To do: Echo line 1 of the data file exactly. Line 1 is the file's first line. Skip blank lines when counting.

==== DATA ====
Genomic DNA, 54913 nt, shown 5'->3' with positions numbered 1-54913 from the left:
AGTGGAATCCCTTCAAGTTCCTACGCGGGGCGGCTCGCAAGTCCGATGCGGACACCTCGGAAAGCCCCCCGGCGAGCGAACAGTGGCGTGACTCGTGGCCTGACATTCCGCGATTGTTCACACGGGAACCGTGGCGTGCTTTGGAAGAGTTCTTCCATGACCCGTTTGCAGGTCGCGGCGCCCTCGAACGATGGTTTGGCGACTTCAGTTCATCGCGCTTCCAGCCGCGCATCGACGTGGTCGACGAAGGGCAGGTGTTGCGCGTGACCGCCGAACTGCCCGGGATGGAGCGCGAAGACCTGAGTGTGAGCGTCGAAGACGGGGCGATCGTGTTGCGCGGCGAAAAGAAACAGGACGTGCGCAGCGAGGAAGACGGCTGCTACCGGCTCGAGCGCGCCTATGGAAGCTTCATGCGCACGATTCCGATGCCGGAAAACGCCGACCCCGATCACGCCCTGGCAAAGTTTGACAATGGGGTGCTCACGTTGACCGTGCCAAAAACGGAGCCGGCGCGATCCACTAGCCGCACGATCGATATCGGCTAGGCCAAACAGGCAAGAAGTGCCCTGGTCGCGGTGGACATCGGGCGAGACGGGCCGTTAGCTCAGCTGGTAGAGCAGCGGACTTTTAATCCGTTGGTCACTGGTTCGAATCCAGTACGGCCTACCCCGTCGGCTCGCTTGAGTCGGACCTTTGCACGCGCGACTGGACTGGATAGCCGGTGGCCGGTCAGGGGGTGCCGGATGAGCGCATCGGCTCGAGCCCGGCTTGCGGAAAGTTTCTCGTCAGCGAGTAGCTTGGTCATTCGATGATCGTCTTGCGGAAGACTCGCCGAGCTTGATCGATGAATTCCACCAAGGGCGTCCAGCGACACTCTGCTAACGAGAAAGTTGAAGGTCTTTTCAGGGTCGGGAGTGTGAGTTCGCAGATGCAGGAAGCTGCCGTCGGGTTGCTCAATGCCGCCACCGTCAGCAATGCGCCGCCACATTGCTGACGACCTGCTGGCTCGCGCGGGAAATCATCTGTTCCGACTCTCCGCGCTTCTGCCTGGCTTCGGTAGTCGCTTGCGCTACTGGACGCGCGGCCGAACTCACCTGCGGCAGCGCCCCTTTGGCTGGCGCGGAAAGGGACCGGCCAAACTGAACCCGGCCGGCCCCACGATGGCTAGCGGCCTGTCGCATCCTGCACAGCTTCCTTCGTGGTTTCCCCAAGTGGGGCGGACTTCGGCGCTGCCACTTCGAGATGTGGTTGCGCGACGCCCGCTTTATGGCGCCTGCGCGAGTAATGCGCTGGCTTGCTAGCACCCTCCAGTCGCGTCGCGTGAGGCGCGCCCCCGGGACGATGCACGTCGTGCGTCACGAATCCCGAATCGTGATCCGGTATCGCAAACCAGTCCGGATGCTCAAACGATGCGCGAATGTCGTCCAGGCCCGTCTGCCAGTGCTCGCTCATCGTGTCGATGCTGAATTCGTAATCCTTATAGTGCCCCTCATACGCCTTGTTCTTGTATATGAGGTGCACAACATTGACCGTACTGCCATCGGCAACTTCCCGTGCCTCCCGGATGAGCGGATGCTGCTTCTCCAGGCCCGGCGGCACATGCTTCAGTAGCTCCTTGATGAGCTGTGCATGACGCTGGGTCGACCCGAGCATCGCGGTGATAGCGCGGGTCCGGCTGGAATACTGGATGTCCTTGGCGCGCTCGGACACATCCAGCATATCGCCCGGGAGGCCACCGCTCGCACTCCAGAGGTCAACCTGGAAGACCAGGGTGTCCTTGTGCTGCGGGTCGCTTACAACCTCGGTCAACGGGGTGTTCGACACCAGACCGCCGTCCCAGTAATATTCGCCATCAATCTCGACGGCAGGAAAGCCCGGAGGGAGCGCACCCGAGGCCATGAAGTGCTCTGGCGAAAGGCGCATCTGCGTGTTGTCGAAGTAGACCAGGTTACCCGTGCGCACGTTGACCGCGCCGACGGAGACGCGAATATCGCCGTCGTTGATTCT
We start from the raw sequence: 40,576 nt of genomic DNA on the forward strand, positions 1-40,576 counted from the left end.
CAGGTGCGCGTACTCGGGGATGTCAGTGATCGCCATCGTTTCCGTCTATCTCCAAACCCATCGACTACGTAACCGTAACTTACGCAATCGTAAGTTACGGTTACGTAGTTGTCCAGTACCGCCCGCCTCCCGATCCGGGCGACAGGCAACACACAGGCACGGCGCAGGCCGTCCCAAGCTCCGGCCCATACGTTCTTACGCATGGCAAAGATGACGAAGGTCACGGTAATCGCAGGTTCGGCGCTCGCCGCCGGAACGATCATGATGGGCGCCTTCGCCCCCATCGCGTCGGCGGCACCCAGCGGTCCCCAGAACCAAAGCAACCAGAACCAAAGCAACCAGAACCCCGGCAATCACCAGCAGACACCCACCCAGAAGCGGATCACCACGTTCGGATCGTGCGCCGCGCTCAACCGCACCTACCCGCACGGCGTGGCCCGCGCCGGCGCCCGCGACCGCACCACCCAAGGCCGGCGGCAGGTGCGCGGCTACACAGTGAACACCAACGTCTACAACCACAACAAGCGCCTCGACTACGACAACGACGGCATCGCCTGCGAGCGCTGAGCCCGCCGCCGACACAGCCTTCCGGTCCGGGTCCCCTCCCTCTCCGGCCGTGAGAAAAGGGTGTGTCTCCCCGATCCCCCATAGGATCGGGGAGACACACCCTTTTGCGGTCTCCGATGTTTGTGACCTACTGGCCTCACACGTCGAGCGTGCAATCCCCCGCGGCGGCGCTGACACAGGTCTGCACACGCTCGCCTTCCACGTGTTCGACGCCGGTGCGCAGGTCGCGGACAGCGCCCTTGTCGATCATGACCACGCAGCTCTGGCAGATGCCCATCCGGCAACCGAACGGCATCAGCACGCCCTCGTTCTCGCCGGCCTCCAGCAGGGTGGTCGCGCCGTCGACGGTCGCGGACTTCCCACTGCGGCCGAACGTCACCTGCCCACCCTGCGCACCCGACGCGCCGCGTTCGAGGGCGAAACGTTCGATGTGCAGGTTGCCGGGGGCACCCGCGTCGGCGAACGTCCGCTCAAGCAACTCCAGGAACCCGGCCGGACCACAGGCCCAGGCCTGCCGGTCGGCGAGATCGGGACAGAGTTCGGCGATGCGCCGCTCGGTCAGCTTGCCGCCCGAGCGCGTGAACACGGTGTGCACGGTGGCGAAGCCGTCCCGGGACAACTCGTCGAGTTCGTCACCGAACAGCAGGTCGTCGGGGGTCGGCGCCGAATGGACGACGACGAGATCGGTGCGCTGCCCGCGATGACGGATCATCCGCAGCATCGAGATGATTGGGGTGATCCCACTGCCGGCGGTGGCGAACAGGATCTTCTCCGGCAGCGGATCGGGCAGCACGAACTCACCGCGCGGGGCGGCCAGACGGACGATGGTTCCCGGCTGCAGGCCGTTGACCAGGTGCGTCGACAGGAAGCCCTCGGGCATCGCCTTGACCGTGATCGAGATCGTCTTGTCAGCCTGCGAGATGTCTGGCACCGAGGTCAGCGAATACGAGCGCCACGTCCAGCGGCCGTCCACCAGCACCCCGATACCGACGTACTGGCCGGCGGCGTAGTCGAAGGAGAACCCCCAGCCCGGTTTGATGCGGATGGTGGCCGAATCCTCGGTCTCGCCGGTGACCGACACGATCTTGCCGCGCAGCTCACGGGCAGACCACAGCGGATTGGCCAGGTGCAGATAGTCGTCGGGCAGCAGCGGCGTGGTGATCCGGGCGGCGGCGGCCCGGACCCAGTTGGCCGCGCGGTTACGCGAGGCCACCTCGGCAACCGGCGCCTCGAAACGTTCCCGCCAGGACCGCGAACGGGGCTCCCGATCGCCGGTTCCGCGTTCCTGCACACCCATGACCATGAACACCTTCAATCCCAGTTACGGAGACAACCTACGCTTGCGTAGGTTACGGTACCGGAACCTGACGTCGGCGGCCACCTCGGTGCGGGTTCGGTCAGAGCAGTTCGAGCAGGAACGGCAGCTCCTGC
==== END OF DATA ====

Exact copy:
Genomic DNA, 54913 nt, shown 5'->3' with positions numbered 1-54913 from the left: